Never discussed by the DFL/Progressive anti-ed-reform people: 1. Segregation by neighborhood boundaries rather than choice (hello, Bryn Mawr) 2. High-performing charters for students of color (I know of not a single district school that compares to some of the ones that exist primarily for kids of color. Loveworks should shape up or go - accountability does need to be the price of autonomy with charters, but it's unfair and biased to ignore successes. There are successful integrated schools too - like Southside Family School. Why is it OK for white liberals to "vote" with economic power, but not OK for POC to "vote" with choice?) 3. Reasons so many people of color find the current district bureaucracy does not meet their kids needs and find less bureaucratic alternatives where they can have a genuine influence. (Look into the history of the Black Panther movement creating its own schools for more on this.) 4. Districts "counseling out" students - yes it happens - and charters "counseling in" students who are not easy to serve (Lions Gate, Cyber Village) and served better by smaller schools.

I always found Thurgood

I always found Thurgood Marshall's response to the Milliken case interesting: “Unless our children begin to learn together, there is little hope that our people will ever learn to live together.” — JUSTICE THURGOOD MARSHALL, MILLIKEN V. BRADLEY (1974) This report is worth a read, too:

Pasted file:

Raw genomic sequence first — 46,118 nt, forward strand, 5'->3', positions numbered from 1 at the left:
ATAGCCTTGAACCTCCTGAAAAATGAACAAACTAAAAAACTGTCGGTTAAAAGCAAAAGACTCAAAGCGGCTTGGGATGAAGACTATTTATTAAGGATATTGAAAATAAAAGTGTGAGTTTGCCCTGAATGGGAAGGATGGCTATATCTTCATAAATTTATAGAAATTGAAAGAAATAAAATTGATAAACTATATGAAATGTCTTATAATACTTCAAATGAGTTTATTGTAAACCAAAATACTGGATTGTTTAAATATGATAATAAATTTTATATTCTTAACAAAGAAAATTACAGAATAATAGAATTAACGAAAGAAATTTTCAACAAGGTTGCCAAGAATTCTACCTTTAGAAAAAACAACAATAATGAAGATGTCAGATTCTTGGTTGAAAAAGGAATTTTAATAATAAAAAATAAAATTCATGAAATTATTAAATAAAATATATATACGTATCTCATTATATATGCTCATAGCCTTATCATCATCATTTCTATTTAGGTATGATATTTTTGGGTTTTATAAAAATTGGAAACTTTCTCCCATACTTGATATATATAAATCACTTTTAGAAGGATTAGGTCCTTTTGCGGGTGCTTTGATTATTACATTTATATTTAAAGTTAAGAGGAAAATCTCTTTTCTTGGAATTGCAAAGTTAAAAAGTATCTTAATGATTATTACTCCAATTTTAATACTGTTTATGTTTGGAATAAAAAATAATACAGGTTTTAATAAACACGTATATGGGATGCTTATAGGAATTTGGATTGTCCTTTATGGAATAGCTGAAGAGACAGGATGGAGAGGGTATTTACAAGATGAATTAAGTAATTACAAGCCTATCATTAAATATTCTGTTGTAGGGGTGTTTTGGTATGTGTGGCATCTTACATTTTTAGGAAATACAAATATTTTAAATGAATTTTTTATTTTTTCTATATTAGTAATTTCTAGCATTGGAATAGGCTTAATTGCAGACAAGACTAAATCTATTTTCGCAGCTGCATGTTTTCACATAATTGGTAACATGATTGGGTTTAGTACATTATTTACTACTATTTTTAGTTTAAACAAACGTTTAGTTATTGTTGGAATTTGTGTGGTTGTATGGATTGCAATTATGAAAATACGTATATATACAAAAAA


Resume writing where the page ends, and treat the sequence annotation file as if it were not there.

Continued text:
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By Wendell Berry

Manifesto: The Mad Farmer Liberation Front

Love the quick profit, the annual raise,
vacation with pay. Want more 
of everything ready made. Be afraid 
to know your neighbors and to die.
And you will have a window in your head.
Not even your future will be a mystery 
any more. Your mind will be punched in a card 
and shut away in a little drawer.
When they want you to buy something 
they will call you. When they want you
to die for profit they will let you know. 
So, friends, every day do something
that won’t compute. Love the Lord. 
Love the world. Work for nothing. 
Take all that you have and be poor.
Love someone who does not deserve it. 
Denounce the government and embrace 
the flag. Hope to live in that free 
republic for which it stands. 
Give your approval to all you cannot
understand. Praise ignorance, for what man 
has not encountered he has not destroyed.
Ask the questions that have no answers. 
Invest in the millennium. Plant sequoias.
Say that your main crop is the forest
that you did not plant,
that you will not live to harvest.
Say that the leaves are harvested 
when they have rotted into the mold.
Call that profit. Prophesy such returns.
Put your faith in the two inches of humus 
that will build under the trees
every thousand years.
Listen to carrion—put your ear
close, and hear the faint chattering
of the songs that are to come. 
Expect the end of the world. Laugh. 
Laughter is immeasurable. Be joyful
though you have considered all the facts. 
So long as women do not go cheap 
for power, please women more than men.
Ask yourself: Will this satisfy 
a woman satisfied to bear a child?
Will this disturb the sleep 
of a woman near to giving birth? 
Go with your love to the fields.
Lie easy in the shade. Rest your head 
in her lap. Swear allegiance 
to what is nighest your thoughts.
As soon as the generals and the politicos 
can predict the motions of your mind, 
lose it. Leave it as a sign 
to mark the false trail, the way 
you didn’t go. Be like the fox 
who makes more tracks than necessary, 
some in the wrong direction.
Practice resurrection.

Wendell Berry is a poet, farmer, and environmentalist in Kentucky. This poem, first published in 1973, is reprinted by permission of the author and appears in his “New Collected Poems” (Counterpoint).